2. Extended Data Fig. 2 MS2-tagged O-stapled ribosomes.

    a, Tagging O-stapled ribosomes with an MS2 stem loop minimally perturbs in vivo ribosome activity. We measured in vivo ribosome activities via GFP production from an O-sfGFP150TAG reporter, in cells expressing an intact or MS2-tagged linker-length variant of O-stapled ribosome along with the M. mazei pyrrolysyl-tRNA synthetase/tRNACUA pair (encoded by PylS/pylT) in the presence of 1 mM BocK. GFP fluorescence was normalized to that produced from a non-stapled O-ribosome. For numbers of replicates (n) and statistics, see Methods and Supplementary Data 2. b, Sucrose gradient analysis of an E. coli lysate with and without an O-stapled ribosome variant; n = 3 biological replicates. c, Affinity purification of a non-stapled O-ribosome depends on the presence of GST-tdMS2CP (a fusion between glutathiose-S-transferase (GST) and a mutant of a tandem dimer of the MS2 coat protein (tdMS2CP)) on resin. Affinity purification of MS2-tagged ribosomes was performed on glutathione–sepharose resin with bound GST-tdMS2CP (lanes 2–4) and without GST-tdMS2CP (lane 1). Varying amounts of total RNA were loaded in lanes 2–4. d, Affinity purification depends on the presence of the MS2 RNA stem loop on ribosomes. Pellets of O-p2d6 ribosomes were collected through sucrose cushions. Affinity purifications were performed on glutathione–sepharose resin with bound GST-tdMS2CP. e, O-d5d8-MS2 was affinity purified, and MS2 stem-loop-containing species were probed by northern blot (NB). EtBr, ethidium bromide (a fluorescent stain for nucleic acid). The experiments in ce were each performed once. For source data regarding gels, see Supplementary Fig. 1.

  3. Extended Data Fig. 3 Engineered O-stapled ribosome variants minimize cross-assembly.

    a, Screen of 50S cross-assembly coefficients for different O-ribosomes with linked subunits. n = 2 biological replicates; each replicate is shown by a dot, and the bars represent the means (using the same dataset as in Fig. 2d). b, Screen of 30S cross-assembly coefficients. n = 2 biological replicates; each replicate is shown by a dot, and the bars represent the means (using the same dataset as in Fig. 2e). In a and b, more than 90% of ribosomes had cross-assembly coefficients between 0 and 1, as expected. Previously reported O-ribosomes with linked subunits are shown in dark grey, while O-d2d8 is highlighted in blue. c, Correlation between the means (from n = 2 biological replicates) of 50S and 30S cross-assembly coefficients for different O-stapled ribosome variants; the variation in these data is shown in a, b.

  4. Extended Data Fig. 4 In vitro translation activity of O-stapled ribosomes upon inhibition of native ribosomes.

    a, In vitro translation of T7-O-GFP in S30 extracts with and without the non-stapled O-ribosome. The data show the means (grey bars) of, respectively, 12 and 8 independent replicates (dots); the error bars show ± s.d. b, In vitro translation activities of O-stapled ribosome variants (y-axis) were measured via the GFP fluorescence produced from T7-O-GFP. In vivo activities (measured as described in Extended Data Fig. 1b) are shown on the x-axis. Individual replicates are shown in Extended Data Fig. 1b, and statistics are described in the Methods. c, In vitro translation of T7-O-GFP (O-RBS) or T7-GFP (wt-RBS) in S30 extracts containing the non-stapled O-ribosome in the presence of spectinomycin. The O-16S rRNA of the O-ribosome contains the C1192U mutation, which confers resistance to spectinomycin. The data show the mean of n = 4 independent replicates; error bars are ± s.d. From this, we conclude that 10 μM of spectinomycin is sufficient to inhibit the translational activity of wild-type small subunits in the S30 extract, but has minimal effect on spectinomycin-resistant subunits. rfu, relative fluorescence units. d, In vitro translation of T7-O-GFP (O-RBS) or T7-GFP (wt-RBS) in S30 extracts containing the non-stapled O-ribosome in the presence of erythromycin. The 23S rRNA that is co-expressed with the O-16S rRNA contains the A2058G mutation, which confers resistance to erythromycin. In vitro translation of T7-GFP (wt-RBSWTS30) was also performed in S30 extracts without the O-ribosome. The data show the means of n = 4 independent replicates; error bars show ± s.d. We found that 50 μM erythromycin reduces translation from the wild-type ribosome-binding site to 18.5% of the level seen without erythromycin, and reduces translation from the orthogonal ribosome-binding site to 30% of the level without erythromycin. We conclude that 50 μM erythromycin is sufficient to inhibit wild-type large subunits in the S30 extract. e, Ratios of GFP produced from T7-O-GFP versus T7-GFP in S30 extracts containing the non-stapled O-ribosome are shown as a function of spectinomycin and erythromycin concentration. The data are means of n = 4 independent replicates; statistics are in the Methods.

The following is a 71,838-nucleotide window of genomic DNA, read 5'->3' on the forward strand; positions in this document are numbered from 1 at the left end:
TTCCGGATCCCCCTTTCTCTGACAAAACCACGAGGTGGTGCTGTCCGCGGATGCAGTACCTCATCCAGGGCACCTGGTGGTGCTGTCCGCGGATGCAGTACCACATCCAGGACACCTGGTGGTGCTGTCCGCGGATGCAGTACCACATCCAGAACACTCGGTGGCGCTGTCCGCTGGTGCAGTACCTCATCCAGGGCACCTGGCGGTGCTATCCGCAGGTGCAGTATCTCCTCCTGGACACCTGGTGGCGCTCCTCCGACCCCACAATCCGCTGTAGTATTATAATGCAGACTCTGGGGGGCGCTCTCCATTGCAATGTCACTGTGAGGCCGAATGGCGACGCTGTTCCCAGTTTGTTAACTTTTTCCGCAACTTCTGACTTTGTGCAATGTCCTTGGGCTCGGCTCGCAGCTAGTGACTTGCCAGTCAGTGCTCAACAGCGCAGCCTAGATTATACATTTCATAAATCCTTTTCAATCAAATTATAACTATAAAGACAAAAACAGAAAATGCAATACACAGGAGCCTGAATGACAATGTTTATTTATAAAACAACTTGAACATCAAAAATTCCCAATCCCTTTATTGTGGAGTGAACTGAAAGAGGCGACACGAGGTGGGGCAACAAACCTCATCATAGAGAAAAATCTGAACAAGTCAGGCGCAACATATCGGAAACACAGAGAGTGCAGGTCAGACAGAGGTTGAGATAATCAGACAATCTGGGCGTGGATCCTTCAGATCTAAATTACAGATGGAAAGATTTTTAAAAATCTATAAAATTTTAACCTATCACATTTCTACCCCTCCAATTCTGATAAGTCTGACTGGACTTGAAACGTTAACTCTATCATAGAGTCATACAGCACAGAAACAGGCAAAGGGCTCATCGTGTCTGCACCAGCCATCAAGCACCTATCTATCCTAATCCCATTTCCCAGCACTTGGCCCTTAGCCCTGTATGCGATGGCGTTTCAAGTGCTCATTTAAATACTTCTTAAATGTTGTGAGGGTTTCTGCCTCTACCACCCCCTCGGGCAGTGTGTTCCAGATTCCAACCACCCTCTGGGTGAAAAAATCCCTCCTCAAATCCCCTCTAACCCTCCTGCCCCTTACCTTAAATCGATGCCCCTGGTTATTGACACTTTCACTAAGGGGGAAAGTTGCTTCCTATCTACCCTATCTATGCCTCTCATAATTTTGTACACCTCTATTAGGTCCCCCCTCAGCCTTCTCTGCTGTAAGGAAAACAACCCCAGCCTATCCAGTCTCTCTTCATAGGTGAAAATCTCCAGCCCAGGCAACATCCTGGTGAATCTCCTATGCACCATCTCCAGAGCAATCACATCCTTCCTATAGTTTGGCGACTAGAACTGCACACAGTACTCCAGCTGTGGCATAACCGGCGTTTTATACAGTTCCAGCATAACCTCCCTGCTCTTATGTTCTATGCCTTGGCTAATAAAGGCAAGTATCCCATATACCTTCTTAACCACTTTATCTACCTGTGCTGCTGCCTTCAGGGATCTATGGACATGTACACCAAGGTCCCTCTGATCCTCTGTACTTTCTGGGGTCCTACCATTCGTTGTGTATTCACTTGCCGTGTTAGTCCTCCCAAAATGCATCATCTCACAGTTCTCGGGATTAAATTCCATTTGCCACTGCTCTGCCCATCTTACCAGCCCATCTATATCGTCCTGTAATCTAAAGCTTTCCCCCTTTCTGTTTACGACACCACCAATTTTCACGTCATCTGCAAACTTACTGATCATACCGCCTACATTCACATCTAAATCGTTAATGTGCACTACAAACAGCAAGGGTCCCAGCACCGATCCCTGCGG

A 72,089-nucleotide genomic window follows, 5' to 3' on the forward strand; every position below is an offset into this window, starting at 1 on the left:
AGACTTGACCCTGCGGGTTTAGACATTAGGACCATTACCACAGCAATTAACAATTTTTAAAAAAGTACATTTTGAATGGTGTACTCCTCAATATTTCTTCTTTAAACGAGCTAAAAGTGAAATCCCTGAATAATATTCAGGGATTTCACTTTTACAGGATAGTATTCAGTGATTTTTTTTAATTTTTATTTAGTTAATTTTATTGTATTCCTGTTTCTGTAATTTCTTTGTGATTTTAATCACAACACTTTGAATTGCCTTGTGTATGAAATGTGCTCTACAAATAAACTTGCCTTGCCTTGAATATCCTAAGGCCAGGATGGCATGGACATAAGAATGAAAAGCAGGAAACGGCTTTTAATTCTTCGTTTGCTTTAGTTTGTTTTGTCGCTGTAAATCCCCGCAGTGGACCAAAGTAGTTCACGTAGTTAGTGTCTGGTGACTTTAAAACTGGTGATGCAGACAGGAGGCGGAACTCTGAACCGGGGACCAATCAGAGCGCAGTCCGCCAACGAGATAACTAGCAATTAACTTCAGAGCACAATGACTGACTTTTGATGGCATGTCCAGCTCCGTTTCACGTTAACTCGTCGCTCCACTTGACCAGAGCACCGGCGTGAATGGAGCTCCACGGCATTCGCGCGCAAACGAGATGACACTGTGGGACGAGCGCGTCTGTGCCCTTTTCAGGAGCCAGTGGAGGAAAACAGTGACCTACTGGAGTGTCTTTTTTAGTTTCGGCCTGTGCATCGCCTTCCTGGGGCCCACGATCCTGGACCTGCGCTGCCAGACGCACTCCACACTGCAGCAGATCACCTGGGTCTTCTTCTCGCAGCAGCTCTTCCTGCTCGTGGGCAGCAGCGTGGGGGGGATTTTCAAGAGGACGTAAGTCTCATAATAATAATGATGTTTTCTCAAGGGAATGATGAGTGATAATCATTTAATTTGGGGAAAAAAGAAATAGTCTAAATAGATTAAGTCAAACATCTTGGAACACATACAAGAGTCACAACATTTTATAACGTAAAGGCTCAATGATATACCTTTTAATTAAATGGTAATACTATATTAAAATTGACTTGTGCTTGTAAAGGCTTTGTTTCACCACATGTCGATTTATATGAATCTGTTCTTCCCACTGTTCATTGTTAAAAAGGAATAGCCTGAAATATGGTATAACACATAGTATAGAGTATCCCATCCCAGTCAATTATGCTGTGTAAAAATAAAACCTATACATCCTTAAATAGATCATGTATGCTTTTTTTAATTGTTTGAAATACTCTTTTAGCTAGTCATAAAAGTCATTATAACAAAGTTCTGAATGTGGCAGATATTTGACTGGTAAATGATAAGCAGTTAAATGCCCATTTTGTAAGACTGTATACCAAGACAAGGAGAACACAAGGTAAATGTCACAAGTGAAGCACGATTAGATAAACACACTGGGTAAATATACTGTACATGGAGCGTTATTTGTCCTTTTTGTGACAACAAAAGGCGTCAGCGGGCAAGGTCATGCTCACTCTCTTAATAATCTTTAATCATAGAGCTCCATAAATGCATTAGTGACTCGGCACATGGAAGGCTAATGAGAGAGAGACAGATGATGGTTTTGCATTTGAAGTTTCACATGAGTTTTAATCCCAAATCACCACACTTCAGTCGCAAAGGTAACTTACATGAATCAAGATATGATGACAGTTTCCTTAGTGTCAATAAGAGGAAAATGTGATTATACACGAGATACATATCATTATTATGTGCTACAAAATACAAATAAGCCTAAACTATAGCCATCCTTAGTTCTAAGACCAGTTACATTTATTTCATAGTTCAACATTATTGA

5. Extended Data Fig. 5 Activities of O-stapled-ribosome linker-length variants in cell-free protein synthesis.

    a, Activities of lysates that contain a mixture of host and O-stapled ribosomes on a WT-GFP reporter, showing that the translation machinery in the tested lysates is equally active. Every data point shows the activity of an independently produced S30 extract from independently grown cells. b, Activities of the same set of lysates as in a on an O-GFP reporter, normalized to their activity on the WT-GFP reporter. Every data point shows the activity of an independently produced S30 extract from independently grown cells. Detailed statistics are shown in Supplementary Data 3. c, The same dataset as in b, represented as a heatmap for ease of comparison. d, Activity of lysates containing a mixture of host and O-stapled ribosomes on the WT-GFP reporter. Every data point shows independently measured activities of O-stapled ribosome variants in independently prepared S30 extracts. e, Activity of the same set of the lysates as in d on the O-GFP reporter in the presence of 10 μM spectinomycin and 50 μM erythromycin, normalized to their activity on WT-GFP. Data points are independently measured activities of O-stapled ribosome variants in independently prepared S30 extracts. Detailed statistics are given in Supplementary Data 4. f, The same dataset as in e, represented as a heatmap for ease of comparison. In a, b, d and e, the error bars show ± s.d., the grey bar shows the mean of the number (n) of independent replicates. Values for n are given in the Methods.